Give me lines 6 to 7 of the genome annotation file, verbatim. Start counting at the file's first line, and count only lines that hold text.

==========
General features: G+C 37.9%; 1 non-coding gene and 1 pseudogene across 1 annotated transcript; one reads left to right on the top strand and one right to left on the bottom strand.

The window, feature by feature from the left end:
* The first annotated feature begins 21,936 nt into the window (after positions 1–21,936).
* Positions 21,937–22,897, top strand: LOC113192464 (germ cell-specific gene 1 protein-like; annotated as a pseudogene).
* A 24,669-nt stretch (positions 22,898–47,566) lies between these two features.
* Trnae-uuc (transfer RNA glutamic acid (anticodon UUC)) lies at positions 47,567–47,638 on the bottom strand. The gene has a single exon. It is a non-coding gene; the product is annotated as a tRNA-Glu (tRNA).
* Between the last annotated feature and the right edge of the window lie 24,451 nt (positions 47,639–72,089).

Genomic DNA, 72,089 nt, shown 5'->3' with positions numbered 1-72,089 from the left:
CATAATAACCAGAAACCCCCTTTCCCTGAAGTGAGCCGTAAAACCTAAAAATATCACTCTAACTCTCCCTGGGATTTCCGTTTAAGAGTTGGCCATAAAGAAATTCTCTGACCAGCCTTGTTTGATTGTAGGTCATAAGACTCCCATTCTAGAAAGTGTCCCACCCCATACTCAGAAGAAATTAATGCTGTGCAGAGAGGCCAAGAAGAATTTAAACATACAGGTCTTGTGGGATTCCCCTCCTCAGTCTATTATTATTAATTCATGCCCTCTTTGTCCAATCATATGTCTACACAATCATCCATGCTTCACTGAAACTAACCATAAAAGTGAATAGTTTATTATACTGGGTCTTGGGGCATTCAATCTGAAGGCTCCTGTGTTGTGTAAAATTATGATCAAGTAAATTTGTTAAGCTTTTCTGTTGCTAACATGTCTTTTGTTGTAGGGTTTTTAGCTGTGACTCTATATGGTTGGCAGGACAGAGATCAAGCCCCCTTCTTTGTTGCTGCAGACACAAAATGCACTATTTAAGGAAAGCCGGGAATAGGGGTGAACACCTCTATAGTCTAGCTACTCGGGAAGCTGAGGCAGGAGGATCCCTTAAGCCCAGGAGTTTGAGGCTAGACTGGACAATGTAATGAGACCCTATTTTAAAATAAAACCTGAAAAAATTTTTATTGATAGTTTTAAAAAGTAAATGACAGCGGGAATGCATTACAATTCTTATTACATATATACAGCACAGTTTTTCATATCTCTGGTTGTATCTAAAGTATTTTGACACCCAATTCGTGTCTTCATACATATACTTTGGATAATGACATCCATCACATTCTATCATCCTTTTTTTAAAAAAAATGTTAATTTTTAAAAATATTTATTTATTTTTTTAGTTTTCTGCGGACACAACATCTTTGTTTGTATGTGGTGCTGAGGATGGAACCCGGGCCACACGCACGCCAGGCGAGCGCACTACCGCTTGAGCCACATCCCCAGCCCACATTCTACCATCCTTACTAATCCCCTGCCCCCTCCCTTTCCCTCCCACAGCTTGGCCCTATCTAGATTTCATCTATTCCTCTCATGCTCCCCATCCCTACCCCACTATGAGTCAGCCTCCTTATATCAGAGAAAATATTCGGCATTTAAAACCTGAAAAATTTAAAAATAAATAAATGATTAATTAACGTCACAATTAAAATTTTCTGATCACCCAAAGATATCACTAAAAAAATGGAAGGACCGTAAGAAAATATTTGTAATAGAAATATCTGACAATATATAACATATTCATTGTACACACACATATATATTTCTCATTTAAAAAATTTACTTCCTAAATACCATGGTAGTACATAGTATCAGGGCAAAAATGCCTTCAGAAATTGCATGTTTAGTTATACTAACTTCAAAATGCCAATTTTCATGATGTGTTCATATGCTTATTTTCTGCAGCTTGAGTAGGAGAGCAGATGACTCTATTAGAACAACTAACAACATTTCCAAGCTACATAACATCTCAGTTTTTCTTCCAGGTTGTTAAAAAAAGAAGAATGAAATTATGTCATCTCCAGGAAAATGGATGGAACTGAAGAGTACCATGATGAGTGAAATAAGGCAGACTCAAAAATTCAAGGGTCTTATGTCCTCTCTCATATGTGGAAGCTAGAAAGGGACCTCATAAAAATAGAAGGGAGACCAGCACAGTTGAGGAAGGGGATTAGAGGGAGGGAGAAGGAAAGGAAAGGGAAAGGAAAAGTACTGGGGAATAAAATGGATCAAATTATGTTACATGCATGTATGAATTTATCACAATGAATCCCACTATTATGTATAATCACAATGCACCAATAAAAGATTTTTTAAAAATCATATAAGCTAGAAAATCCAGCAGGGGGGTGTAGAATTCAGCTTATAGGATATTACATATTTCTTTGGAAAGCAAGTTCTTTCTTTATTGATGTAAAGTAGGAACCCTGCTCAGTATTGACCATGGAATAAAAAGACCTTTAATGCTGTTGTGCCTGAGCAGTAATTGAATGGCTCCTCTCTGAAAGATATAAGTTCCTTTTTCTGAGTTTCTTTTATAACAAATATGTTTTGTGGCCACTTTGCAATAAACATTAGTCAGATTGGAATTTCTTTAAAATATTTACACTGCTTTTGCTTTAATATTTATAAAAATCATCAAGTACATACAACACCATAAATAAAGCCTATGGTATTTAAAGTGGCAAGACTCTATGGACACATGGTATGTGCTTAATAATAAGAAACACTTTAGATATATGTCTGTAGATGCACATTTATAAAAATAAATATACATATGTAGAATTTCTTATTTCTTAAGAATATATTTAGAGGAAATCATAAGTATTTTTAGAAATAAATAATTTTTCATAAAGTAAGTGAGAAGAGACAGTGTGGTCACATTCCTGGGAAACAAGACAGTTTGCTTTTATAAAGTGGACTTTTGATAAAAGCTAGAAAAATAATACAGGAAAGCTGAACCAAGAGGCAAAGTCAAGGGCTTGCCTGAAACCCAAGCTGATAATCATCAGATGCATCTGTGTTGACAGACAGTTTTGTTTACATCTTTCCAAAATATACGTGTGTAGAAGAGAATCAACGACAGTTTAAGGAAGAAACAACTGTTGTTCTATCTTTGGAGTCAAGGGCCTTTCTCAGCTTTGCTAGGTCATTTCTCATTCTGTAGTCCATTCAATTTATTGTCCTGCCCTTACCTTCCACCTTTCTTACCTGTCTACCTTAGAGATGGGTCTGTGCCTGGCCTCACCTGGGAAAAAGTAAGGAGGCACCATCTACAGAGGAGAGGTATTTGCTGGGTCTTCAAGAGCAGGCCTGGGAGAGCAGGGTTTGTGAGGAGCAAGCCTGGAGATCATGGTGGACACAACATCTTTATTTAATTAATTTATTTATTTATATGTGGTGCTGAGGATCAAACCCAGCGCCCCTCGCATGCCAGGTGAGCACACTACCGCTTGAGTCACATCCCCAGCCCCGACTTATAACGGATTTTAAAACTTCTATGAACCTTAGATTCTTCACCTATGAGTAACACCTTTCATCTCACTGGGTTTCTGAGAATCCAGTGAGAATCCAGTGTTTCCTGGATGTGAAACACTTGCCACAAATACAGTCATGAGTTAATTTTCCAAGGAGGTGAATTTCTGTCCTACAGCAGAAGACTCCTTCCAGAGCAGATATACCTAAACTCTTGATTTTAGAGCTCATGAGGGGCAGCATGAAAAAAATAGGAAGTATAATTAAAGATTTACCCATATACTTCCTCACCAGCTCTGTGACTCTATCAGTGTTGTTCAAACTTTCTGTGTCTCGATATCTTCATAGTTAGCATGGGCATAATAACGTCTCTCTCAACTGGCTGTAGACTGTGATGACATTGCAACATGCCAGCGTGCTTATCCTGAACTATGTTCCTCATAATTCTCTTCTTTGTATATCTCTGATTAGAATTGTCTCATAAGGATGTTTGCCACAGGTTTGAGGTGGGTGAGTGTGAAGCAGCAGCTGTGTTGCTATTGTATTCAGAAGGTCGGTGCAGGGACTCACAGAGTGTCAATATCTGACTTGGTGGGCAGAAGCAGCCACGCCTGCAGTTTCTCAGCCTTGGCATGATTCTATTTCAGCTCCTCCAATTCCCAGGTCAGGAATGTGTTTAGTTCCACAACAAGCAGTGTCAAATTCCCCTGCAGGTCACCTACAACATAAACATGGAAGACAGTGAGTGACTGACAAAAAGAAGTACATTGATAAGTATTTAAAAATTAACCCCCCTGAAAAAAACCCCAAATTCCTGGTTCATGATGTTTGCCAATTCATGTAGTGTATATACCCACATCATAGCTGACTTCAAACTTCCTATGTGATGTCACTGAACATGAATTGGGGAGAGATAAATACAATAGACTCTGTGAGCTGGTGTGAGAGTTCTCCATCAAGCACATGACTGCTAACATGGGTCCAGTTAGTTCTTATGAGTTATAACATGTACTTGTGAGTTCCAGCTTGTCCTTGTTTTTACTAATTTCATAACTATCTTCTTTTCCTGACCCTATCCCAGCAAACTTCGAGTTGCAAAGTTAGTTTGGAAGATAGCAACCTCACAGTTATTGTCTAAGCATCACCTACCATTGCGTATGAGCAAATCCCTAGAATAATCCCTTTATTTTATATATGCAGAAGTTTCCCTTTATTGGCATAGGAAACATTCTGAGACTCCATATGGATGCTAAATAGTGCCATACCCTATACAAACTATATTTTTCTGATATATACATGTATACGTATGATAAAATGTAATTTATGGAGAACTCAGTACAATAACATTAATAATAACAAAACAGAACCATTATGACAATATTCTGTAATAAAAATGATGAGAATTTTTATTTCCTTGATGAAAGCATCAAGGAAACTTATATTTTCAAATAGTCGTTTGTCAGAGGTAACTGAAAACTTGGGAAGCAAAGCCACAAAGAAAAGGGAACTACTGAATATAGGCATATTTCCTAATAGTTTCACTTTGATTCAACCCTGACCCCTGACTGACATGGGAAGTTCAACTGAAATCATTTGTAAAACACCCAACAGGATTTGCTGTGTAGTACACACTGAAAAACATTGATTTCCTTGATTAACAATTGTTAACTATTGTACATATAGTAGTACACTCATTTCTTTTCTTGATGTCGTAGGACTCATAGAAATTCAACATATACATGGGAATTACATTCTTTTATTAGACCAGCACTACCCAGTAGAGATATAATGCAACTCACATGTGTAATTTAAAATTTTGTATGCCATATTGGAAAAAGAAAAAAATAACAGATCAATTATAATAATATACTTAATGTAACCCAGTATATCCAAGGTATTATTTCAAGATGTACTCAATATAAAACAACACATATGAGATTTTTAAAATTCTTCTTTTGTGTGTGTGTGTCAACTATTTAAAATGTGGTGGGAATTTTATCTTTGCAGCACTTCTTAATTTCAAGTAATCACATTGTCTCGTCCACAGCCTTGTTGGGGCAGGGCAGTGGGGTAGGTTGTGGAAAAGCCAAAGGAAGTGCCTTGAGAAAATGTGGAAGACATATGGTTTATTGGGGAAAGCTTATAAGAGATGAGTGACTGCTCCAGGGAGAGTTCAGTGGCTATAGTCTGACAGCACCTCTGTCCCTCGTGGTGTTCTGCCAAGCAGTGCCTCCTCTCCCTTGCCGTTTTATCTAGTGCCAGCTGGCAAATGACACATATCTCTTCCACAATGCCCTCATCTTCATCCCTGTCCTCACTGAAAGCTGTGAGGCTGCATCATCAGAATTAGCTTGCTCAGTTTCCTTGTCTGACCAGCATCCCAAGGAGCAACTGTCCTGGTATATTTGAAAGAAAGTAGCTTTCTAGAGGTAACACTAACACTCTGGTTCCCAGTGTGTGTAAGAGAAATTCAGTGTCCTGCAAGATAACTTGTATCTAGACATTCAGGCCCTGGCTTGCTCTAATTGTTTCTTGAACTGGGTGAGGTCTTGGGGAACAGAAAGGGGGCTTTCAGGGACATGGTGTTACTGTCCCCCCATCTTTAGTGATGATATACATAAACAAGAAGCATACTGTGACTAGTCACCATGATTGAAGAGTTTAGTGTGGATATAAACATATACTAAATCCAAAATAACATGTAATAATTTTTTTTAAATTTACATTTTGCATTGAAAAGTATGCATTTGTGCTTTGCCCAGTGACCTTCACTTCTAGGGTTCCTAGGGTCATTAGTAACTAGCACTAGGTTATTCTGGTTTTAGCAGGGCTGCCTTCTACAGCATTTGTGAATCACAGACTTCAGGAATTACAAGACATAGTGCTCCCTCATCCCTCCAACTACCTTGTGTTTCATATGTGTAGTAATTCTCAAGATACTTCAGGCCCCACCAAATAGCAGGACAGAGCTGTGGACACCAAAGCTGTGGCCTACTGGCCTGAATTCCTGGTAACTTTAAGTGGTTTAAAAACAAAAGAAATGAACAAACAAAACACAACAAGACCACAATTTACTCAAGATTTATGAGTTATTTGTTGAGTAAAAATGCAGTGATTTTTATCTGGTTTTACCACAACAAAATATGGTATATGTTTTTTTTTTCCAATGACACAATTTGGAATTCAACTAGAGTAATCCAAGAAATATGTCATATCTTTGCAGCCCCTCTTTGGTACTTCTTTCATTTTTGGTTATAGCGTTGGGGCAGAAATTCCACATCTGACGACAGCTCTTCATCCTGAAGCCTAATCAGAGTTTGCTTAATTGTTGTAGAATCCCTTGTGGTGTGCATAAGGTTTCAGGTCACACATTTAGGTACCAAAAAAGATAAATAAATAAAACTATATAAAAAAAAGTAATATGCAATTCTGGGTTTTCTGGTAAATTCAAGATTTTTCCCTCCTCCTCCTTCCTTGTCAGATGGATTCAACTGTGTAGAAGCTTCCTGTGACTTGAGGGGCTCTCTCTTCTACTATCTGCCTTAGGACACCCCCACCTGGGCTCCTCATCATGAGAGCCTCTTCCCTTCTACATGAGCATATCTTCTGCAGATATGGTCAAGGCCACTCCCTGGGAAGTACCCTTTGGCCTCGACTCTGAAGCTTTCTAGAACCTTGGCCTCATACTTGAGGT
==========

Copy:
* Trnae-uuc (transfer RNA glutamic acid (anticodon UUC)) lies at positions 47,567–47,638 on the bottom strand. The gene has a single exon. It is a non-coding gene; the product is annotated as a tRNA-Glu (tRNA).
* Between the last annotated feature and the right edge of the window lie 24,451 nt (positions 47,639–72,089).